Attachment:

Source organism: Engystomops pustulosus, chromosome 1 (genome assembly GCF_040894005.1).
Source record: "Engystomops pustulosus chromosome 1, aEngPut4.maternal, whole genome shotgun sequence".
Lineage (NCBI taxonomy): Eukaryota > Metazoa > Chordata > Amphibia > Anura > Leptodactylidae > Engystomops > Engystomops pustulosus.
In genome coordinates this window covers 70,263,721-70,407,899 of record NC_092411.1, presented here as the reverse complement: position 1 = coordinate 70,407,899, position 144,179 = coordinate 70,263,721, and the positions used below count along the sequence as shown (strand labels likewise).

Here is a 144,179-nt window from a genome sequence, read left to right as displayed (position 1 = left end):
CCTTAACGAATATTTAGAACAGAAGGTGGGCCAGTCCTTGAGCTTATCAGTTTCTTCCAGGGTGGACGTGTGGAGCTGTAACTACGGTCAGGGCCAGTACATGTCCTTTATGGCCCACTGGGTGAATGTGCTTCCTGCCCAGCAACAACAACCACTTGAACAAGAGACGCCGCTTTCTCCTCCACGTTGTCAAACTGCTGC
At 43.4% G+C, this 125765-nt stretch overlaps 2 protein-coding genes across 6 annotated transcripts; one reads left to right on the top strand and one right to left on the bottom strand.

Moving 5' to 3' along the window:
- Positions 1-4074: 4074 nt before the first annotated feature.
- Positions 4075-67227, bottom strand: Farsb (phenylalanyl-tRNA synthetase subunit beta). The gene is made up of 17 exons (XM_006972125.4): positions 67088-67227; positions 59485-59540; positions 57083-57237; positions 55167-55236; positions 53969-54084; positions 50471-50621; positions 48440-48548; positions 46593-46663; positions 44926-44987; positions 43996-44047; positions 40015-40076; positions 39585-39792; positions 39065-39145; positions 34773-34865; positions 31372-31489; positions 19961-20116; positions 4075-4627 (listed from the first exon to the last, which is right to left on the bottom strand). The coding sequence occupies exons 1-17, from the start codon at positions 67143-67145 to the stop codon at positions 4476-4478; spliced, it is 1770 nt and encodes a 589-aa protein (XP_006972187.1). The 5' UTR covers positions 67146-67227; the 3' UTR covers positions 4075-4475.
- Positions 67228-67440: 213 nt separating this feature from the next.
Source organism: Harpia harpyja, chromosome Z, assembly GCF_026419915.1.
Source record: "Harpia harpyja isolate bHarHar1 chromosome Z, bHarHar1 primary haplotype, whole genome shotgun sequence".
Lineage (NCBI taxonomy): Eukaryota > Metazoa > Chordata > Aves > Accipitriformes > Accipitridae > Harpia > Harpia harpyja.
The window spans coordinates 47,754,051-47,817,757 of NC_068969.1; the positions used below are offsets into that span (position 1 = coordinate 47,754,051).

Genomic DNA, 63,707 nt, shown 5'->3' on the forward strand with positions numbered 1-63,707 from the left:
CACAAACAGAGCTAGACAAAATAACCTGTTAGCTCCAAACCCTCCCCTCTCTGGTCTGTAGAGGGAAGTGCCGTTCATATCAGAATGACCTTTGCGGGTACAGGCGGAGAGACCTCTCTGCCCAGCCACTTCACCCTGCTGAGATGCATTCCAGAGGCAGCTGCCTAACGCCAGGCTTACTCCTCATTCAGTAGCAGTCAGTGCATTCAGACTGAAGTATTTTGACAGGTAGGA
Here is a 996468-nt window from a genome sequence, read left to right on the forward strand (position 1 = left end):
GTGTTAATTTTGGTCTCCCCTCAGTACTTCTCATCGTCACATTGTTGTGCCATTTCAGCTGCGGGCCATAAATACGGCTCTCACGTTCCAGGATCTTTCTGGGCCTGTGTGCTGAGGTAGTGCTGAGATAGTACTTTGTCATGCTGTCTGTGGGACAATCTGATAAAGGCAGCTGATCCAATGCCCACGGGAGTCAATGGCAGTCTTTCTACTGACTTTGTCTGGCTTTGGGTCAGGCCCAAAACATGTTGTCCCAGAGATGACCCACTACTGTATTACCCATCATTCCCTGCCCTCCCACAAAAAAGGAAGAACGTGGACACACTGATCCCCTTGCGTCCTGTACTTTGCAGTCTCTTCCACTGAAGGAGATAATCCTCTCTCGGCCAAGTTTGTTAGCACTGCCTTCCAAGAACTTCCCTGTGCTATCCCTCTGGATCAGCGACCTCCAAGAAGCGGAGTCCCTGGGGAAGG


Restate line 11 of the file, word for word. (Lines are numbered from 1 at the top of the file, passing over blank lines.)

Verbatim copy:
- Positions 67228-67440: 213 nt separating this feature from the next.